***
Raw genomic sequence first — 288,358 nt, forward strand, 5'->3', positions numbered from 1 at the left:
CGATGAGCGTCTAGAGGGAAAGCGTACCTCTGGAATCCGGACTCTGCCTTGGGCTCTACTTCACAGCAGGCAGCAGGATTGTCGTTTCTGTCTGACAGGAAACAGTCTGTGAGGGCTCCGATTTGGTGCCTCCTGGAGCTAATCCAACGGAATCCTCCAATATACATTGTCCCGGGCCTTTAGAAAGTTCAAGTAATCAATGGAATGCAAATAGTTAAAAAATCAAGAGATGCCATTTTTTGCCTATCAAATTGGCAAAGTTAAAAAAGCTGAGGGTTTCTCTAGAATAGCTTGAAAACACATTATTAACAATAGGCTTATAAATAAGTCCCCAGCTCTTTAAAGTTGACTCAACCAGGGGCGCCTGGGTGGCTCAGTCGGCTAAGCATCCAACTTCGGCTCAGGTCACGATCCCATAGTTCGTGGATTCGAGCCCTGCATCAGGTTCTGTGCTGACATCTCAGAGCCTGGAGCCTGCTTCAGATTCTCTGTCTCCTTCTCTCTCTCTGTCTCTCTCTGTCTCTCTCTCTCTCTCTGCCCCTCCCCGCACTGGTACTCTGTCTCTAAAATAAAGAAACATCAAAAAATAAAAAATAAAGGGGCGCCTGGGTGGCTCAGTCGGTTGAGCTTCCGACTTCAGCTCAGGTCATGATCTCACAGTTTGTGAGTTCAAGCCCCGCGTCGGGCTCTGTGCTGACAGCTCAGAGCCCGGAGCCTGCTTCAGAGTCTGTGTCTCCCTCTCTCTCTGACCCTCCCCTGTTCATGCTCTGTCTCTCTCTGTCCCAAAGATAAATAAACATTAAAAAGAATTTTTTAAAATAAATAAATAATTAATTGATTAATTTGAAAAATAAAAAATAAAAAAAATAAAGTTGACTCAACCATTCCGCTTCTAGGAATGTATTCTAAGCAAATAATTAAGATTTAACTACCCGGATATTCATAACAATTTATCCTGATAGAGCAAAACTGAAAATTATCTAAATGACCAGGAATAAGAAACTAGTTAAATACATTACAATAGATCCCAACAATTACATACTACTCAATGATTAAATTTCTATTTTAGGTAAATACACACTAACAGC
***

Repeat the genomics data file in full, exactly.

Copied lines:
Raw genomic sequence first — 288,358 nt, forward strand, 5'->3', positions numbered from 1 at the left:
CGATGAGCGTCTAGAGGGAAAGCGTACCTCTGGAATCCGGACTCTGCCTTGGGCTCTACTTCACAGCAGGCAGCAGGATTGTCGTTTCTGTCTGACAGGAAACAGTCTGTGAGGGCTCCGATTTGGTGCCTCCTGGAGCTAATCCAACGGAATCCTCCAATATACATTGTCCCGGGCCTTTAGAAAGTTCAAGTAATCAATGGAATGCAAATAGTTAAAAAATCAAGAGATGCCATTTTTTGCCTATCAAATTGGCAAAGTTAAAAAAGCTGAGGGTTTCTCTAGAATAGCTTGAAAACACATTATTAACAATAGGCTTATAAATAAGTCCCCAGCTCTTTAAAGTTGACTCAACCAGGGGCGCCTGGGTGGCTCAGTCGGCTAAGCATCCAACTTCGGCTCAGGTCACGATCCCATAGTTCGTGGATTCGAGCCCTGCATCAGGTTCTGTGCTGACATCTCAGAGCCTGGAGCCTGCTTCAGATTCTCTGTCTCCTTCTCTCTCTCTGTCTCTCTCTGTCTCTCTCTCTCTCTCTGCCCCTCCCCGCACTGGTACTCTGTCTCTAAAATAAAGAAACATCAAAAAATAAAAAATAAAGGGGCGCCTGGGTGGCTCAGTCGGTTGAGCTTCCGACTTCAGCTCAGGTCATGATCTCACAGTTTGTGAGTTCAAGCCCCGCGTCGGGCTCTGTGCTGACAGCTCAGAGCCCGGAGCCTGCTTCAGAGTCTGTGTCTCCCTCTCTCTCTGACCCTCCCCTGTTCATGCTCTGTCTCTCTCTGTCCCAAAGATAAATAAACATTAAAAAGAATTTTTTAAAATAAATAAATAATTAATTGATTAATTTGAAAAATAAAAAATAAAAAAAATAAAGTTGACTCAACCATTCCGCTTCTAGGAATGTATTCTAAGCAAATAATTAAGATTTAACTACCCGGATATTCATAACAATTTATCCTGATAGAGCAAAACTGAAAATTATCTAAATGACCAGGAATAAGAAACTAGTTAAATACATTACAATAGATCCCAACAATTACATACTACTCAATGATTAAATTTCTATTTTAGGTAAATACACACTAACAGC